Impact of changing nature of crime on criminology
The changing nature of crime has a significant impact on criminology, leading to more intriguing research on new aspects of crime. As noted by Barlow & Kauzlarich, 2010: 18), criminology theories have established that the complexity of behaviors and criminal actions as explained in different criminological theories point to the fact that the nature of crime will continue to change.
The modern times are characterized by unique crimes including unusual cases of terrorism, larceny and cybercrime among others. Criminals have become more tactful and the advent of technology and crime-based films have further increased expertise in criminal activities. The need to address the changing nature of crime in a proactive manner is absolutely necessary and criminology must adjust to accommodate such developments.
Besides, there is need to investigate the impact of traditional forms of crime correction and punishment to establish its effectiveness in the wake of the changing nature of crime. Accordingly, criminology has been affected by the changing nature of crime and there is need to keep studying such crimes and ensure that they are amicably addressed. Criminology is tasked with the duty of studying crime and developing solutions; such that urgent research is required to address new aspects of crime.
The changing nature of crime could be a reflection that theories in criminology have been outdated and that new focus is needed in order to manage modern crime. New paradigms need to be explored in order to ensure enhanced crime management. In the case of terrorism for example, the field of criminology is tasked with determining the major motivations of crime and the possibility of preventing the attacks before they can happen.
Changing nature of crime: Terrorism
Recently, there has been a surge in the number of terrorist attacks in the form of lone shootings, an illustration that terrorism goes beyond the alleged question of religion where research has mostly been focused. The recent shootings in Las Vegas that left 59 people dead and nearly 500 injured on October 1, 2017 were perpetrated by a lone gunman whose motive of crime is yet to be identified.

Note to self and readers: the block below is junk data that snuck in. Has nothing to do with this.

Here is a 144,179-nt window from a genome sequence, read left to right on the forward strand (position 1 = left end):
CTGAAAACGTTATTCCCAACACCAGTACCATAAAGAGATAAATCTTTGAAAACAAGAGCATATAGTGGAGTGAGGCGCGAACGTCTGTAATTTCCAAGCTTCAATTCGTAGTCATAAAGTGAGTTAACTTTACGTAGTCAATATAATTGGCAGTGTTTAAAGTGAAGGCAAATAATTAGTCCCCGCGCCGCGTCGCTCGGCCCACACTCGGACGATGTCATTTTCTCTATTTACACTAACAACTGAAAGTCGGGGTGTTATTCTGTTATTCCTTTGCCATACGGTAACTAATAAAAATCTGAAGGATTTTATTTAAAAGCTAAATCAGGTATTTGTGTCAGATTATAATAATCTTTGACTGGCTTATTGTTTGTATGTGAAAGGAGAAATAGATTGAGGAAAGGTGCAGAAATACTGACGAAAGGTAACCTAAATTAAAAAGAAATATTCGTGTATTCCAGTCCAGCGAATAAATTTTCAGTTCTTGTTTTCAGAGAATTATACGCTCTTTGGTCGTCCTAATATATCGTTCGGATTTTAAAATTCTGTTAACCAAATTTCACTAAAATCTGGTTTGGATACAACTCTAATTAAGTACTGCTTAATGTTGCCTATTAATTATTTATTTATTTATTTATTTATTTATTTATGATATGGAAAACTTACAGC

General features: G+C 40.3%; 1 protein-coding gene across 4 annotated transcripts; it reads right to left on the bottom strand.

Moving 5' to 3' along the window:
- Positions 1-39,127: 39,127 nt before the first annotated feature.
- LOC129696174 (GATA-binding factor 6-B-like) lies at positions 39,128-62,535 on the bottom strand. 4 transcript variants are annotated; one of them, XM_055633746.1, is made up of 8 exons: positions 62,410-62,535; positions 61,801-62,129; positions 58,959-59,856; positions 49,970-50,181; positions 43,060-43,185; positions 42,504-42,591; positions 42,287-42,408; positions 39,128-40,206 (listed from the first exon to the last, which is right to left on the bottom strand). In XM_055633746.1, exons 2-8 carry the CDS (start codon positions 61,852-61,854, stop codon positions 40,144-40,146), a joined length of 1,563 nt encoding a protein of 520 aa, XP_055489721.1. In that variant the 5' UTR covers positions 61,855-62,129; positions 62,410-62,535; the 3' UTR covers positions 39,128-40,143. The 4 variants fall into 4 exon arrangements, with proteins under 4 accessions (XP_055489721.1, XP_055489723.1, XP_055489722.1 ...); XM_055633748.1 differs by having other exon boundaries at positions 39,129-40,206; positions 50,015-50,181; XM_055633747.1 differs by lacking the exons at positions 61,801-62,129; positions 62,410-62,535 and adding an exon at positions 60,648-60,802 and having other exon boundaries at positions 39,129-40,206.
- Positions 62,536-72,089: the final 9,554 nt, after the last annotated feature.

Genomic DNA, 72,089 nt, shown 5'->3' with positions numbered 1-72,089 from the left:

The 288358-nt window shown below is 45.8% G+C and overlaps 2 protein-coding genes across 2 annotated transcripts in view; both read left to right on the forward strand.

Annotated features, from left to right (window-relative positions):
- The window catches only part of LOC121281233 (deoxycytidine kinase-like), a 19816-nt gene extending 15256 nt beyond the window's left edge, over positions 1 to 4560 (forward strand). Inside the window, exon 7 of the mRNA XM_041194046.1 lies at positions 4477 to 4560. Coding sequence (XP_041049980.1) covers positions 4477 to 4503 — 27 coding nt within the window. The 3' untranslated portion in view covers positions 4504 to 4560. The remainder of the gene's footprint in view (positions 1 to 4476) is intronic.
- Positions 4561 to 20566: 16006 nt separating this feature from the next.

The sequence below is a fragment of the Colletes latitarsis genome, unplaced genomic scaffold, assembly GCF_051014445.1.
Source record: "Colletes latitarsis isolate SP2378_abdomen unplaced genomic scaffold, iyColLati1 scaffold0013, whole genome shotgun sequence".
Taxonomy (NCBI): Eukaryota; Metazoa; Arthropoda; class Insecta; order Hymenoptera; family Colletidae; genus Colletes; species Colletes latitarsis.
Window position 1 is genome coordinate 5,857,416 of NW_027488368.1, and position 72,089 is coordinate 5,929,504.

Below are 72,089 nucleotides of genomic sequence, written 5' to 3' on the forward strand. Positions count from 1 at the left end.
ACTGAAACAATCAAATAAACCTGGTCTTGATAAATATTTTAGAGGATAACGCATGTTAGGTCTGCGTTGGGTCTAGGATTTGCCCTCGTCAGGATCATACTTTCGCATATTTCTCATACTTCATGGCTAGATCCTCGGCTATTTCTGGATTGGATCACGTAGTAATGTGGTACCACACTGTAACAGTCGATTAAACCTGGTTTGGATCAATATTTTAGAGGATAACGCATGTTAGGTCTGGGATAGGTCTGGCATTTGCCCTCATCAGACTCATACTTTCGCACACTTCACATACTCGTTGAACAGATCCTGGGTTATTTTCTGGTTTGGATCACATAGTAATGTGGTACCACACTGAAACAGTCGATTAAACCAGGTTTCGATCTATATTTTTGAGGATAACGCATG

Stephen Paddock as he has been identified planned the crime for a long time, purchasing guns and rounds of ammunition and booking hotel rooms that gave him a clear view of the venue (Yan & Karimi, 2017: 1). The attack raises questions on how such a crime could be executed under the tight security measures that the United States has taken against terrorism.
Paddock did not only purchase numerous guns and explosives but also managed to transport them in his car and into the hotel room without being flagged by security. It is possible if he managed to escape the scene as originally intended, he may have committed another crime such as a bombing, given the police found explosives in his car.
Paddock was mostly a private person and since no accomplice has been identified so far, finding the motive may require an investigation into his psychological health. Barlow & Kauzlarich (2010: 15) note that psychological causes have been linked to crime but its relation to terrorist attacks is still a new subject of study.
The changing nature of crime as far as terrorism is concerned needs to explore more theories than are currently being studied. This insinuates that criminology would have to change the direction of study towards investigating the impact of psychological issues and other factors as a trigger of terrorism (Corner, Gill & Mason, 2016; 561).
Barlow, H. D. & Kauzlarich, D. (2010). Explaining Crime: A Primer in Criminological Theory.
Lanham, Maryland: Rowman & Littlefield.
Corner, E., Gill, P. & Mason, O. (2015). Mental Health Disorders and the Terrorist: A Research
Note Probing Selection Effects and Disorder Prevalence. Studies in Conflict & Terrorism, 39(6), 560-568.
Yan, H. & Karimi, F. (2017). Las Vegas killer had more explosives, 1,600 rounds of ammo in
car. Retrieved from https//edition.cnn.com/2017/10/05/us/las-vegas-shooting-investigation/index.html
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